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Top Palestinian cleric says Israel threw stun grenades into al Aqsa; Israel denies

JERUSALEM (Reuters) - The most senior Islamic cleric in Jerusalem said on Sunday Israeli police hurled stun grenades into al-Aqsa mosque, Islam's third holiest site, to quell the latest in a string of Palestinian protests at the politically sensitive holy site. Israeli police denied the allegation, saying officers threw the non-lethal devices, which emit a loud noise, on a plaza outside the mosque after protesters threw rocks and firecrackers at them.

Syria's Assad pays Easter visit to old Christian town

Syria's President Bashar al-Assad paid an Easter Sunday visit to a historic Christian town newly recaptured from jihadist-backed rebels, as opposition fighters counter-attacked his forces in a key battleground city. The surprise visit to Maalula, just north of Damascus, came as Pope Francis said in his Easter message that it was time for warring parties to "boldly negotiate" peace in Syria after three years of conflict estimated to have killed 150,000 people.

Mixed emotions for Christians back in Syria town for Easter

Residents of Maalula returned to the historic Christian town on Sunday to mark Easter, glad that the Syrian army freed it from rebel control but pained at the widespread destruction. As they strolled into the picturesque town, flanked by reporters on a government-organised tour, President Bashar al-Assad also paid a rare visit less than a week after his troops recaptured Maalula. Ruba, a Christian woman in her 20s, cast her eyes over the destruction of her one-time home and said: "Maalula is ours again even though it is destroyed."

Two injured in Turkey by Syrian shelling

Two people were injured in southern Turkey on Sunday when a shell fired in Syria landed on the other side of the border, a Turkish news agency reported. The incident happened in a rural area near the village of Yayladadi, according to a report by the Dogan agency. The two villagers were injured when the shell fell near a tractor, it said. Turkey normally responds when shrapnel or shells fired by government forces or rebel groups in Syria land on its soil. Earlier this month it fired artillery after shrapnel from Syrian shells reached its side of the border.

France has 'information' Assad regime using chemical weapons

France has "information" but no firm proof that Syrian President Bashar al-Assad's regime is still using chemical weapons, President Francois Hollande said Sunday. "We have a few elements of information but I do not have the proof," Hollande said in a radio interview after he was asked about reports that Assad was currently using chemical weapons. "What I do know is what we have seen from this regime is the horrific methods it is capable of using and the rejection of any political transition," he told the Europe 1 radio station.

Eighty percent of Syrian chemical weapons shipped out: monitors

BEIRUT (Reuters) - Syria has shipped out or destroyed approximately 80 percent of its declared chemical weapons material, the head of the international team overseeing the disarmament process said on Saturday. Sigrid Kaag, special coordinator of the joint mission of the United Nations and the Organisation for the Prohibition of Chemical Weapons (OPCW), said if the momentum was sustained, Syria should be able to meet its April 27 deadline to hand over all declared chemical agents.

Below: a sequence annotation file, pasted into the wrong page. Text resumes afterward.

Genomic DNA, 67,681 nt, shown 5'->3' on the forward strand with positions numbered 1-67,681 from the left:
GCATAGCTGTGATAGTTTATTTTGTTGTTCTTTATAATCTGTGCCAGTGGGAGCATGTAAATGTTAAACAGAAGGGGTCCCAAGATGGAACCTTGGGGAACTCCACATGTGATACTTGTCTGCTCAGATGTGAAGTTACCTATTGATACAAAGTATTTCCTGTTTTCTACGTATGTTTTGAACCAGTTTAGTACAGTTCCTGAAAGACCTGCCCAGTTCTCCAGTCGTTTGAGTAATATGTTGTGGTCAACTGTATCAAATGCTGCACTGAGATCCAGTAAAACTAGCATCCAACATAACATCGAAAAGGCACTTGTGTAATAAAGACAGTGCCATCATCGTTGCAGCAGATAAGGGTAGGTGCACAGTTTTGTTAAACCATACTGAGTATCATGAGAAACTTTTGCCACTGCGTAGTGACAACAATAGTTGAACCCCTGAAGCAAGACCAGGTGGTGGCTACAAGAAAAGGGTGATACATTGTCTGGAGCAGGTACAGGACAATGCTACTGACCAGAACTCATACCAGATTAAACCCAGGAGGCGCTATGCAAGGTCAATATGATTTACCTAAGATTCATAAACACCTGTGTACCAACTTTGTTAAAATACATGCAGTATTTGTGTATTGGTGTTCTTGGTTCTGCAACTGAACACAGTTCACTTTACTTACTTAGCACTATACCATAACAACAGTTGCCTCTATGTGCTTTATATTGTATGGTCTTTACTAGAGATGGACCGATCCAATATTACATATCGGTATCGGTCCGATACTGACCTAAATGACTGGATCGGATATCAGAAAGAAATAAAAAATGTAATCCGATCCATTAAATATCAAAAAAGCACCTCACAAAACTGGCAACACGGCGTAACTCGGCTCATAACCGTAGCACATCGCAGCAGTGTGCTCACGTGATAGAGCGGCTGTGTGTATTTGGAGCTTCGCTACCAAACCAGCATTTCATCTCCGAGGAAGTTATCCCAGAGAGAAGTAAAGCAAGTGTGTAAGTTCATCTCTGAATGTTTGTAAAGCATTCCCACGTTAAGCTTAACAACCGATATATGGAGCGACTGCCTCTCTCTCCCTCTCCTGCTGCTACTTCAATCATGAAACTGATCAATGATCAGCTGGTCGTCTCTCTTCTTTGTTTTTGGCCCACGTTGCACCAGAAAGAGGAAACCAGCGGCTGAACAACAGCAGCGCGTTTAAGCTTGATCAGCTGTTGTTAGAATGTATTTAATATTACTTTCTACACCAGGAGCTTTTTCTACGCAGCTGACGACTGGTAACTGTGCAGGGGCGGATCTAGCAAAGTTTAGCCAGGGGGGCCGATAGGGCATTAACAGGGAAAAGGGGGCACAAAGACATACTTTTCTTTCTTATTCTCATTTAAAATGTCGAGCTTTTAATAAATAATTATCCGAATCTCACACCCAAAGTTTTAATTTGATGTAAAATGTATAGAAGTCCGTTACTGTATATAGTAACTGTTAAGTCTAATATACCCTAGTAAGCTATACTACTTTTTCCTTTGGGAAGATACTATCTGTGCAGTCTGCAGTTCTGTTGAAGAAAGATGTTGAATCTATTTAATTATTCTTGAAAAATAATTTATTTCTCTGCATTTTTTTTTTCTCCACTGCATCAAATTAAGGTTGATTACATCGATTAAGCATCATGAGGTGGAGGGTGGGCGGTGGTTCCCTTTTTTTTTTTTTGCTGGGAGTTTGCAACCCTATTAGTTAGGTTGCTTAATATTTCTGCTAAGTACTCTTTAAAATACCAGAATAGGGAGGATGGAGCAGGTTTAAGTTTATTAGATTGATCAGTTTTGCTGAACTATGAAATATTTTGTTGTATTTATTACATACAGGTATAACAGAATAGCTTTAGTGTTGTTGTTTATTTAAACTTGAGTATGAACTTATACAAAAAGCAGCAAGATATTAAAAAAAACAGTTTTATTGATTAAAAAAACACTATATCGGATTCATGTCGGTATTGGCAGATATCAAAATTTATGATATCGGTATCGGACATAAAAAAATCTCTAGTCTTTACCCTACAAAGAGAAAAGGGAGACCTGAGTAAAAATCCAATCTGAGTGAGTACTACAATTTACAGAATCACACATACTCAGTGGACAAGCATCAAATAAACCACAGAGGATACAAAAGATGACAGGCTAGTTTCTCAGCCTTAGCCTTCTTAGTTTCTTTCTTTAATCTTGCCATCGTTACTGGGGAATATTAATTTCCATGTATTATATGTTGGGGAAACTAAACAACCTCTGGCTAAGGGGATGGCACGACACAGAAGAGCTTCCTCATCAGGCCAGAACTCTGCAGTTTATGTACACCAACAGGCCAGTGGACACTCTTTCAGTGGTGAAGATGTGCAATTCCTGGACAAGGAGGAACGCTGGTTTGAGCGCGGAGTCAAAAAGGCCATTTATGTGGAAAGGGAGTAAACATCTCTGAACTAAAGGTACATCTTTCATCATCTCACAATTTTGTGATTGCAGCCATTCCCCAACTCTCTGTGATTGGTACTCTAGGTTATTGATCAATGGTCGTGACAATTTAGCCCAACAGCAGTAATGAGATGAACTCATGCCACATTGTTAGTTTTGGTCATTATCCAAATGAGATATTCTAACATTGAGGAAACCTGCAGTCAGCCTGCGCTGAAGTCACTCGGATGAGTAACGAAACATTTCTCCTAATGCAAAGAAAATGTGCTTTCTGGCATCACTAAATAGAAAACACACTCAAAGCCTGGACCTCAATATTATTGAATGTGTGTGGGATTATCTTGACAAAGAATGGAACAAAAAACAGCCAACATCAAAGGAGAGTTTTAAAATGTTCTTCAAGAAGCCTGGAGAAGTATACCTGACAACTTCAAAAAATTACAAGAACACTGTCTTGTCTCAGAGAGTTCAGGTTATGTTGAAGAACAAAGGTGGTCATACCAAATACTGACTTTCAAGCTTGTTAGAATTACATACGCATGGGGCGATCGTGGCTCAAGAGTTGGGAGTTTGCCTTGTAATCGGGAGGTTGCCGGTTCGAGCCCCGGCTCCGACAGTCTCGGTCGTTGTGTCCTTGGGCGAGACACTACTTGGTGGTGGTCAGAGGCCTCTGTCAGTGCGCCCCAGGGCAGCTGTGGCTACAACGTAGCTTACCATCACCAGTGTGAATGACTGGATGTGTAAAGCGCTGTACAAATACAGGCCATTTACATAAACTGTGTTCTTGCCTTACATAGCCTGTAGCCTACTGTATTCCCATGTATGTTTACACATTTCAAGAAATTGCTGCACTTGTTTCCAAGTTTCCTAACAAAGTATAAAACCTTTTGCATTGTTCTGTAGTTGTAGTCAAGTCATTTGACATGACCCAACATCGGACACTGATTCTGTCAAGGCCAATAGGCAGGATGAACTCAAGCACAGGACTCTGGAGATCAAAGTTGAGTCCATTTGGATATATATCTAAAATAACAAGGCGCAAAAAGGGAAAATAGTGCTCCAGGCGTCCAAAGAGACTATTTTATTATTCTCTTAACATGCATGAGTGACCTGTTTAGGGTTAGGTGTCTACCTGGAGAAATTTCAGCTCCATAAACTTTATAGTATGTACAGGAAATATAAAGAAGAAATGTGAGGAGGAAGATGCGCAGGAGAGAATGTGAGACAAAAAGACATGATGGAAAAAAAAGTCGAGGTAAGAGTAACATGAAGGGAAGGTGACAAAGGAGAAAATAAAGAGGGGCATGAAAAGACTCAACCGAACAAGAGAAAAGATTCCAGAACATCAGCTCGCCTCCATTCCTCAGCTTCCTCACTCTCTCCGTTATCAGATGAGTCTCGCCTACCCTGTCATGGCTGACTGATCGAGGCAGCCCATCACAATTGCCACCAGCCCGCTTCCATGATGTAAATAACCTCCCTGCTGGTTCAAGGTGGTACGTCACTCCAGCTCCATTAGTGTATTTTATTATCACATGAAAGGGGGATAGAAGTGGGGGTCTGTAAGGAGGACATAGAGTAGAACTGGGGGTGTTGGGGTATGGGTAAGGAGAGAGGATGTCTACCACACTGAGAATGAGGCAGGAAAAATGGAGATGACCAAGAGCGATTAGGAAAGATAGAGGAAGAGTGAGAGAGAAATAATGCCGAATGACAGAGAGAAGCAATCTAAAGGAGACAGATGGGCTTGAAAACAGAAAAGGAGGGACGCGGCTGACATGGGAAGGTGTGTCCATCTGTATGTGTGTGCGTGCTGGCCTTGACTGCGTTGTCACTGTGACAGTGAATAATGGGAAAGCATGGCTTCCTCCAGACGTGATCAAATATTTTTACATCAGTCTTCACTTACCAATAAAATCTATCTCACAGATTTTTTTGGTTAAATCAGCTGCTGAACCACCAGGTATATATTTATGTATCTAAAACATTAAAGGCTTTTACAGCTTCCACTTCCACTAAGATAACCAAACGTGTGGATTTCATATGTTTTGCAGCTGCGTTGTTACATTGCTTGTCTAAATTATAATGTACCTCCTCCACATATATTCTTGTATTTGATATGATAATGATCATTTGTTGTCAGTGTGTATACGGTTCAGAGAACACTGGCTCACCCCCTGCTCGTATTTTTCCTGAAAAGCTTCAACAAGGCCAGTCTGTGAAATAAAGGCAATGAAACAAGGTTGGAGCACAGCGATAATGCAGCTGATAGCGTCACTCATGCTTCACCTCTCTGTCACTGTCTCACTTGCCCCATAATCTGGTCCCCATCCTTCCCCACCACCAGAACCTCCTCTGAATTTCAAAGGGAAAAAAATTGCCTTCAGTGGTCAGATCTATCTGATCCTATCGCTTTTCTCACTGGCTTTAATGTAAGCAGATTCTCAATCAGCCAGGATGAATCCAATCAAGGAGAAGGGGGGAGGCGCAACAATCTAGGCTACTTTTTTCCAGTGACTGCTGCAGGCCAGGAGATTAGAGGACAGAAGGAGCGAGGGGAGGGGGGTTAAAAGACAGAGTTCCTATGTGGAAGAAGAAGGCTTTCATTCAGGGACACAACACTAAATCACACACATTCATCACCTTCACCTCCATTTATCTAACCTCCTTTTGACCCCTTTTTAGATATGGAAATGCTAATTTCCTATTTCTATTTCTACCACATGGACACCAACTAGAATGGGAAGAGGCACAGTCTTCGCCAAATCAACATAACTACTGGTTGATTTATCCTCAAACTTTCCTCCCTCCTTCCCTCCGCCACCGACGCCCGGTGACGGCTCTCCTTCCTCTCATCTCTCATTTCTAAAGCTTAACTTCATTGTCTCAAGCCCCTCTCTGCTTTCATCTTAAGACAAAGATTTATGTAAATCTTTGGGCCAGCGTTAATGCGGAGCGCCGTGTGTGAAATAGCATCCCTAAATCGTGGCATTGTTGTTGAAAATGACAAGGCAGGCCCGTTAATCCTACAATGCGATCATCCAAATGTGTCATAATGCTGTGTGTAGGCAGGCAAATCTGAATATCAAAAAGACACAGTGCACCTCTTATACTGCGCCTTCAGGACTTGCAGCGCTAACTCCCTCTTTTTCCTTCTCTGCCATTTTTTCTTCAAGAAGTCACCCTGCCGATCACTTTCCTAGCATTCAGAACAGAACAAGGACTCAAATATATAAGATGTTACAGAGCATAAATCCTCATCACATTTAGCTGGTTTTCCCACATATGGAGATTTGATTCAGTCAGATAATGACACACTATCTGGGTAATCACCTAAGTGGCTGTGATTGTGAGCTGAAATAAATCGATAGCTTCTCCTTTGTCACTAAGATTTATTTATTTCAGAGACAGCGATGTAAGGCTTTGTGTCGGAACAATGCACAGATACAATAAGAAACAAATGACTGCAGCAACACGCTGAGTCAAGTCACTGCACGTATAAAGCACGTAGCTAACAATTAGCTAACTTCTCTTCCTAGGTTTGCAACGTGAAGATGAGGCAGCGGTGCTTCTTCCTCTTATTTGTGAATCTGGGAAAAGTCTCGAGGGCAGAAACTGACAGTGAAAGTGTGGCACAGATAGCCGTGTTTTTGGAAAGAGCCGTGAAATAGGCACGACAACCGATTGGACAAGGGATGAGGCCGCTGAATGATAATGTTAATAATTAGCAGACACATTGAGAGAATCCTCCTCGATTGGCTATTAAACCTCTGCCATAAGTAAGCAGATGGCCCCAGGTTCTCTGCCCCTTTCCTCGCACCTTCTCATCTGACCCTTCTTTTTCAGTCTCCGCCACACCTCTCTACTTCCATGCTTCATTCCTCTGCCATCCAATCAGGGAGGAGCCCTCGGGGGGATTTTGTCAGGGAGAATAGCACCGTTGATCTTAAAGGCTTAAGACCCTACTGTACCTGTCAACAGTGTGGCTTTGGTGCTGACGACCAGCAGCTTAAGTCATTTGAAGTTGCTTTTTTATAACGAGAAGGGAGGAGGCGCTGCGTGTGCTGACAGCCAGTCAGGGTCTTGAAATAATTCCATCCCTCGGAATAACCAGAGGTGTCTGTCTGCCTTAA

Kidnapped foreign journalists still held in Syria

Several foreign reporters remain captive in Syria, dubbed by a media watchdog as the most dangerous country for journalists, after four French colleagues were freed Saturday after 10 months in captivity. Thirteen major international news organisations, including the New York Times, BBC News, Reuters, The Associated Press and Agence France-Presse, said in December that more than 30 journalists were being held in the war-ravaged country.

French journalists free after 10-month Syria hostage ordeal

Four French journalists taken hostage in Syria last year were freed on Saturday after a 10-month ordeal in the world's most dangerous country for the media. French President Francois Hollande announced the release of Edouard Elias, Didier Francois, Nicolas Henin and Pierre Torres, saying they were "in good health despite the very challenging conditions of their captivity". Turkish soldiers found the four men abandoned in no-man's land on the border with Syria overnight, wearing blindfolds and with their hands bound, the Turkish news agency Dogan reported.

French journalists free after 10-month Syria hostage ordeal

Four French journalists taken hostage in Syria last year were freed on Saturday after a 10-month ordeal in the world's most dangerous country for the media. French President Francois Hollande announced the release of Edouard Elias, Didier Francois, Nicolas Henin and Pierre Torres, saying they were "in good health despite the very challenging conditions of their captivity". Turkish soldiers found the four men abandoned in no-man's land on the border with Syria overnight, wearing blindfolds and with their hands bound, the Turkish news agency Dogan reported.

Four French journalists free after Syria kidnap

Four French journalists taken hostage in Syria last year were freed on Saturday after a 10-month ordeal in the world's most dangerous country for the media. French President Francois Hollande said Edouard Elias, Didier Francois, Nicolas Henin and Pierre Torres were "in good health despite the very challenging conditions of their captivity". Turkish soldiers found the four men abandoned in no-man's land on the border with Syria overnight Friday-Saturday, wearing blindfolds and with their hands bound, the Turkish news agency Dogan reported.
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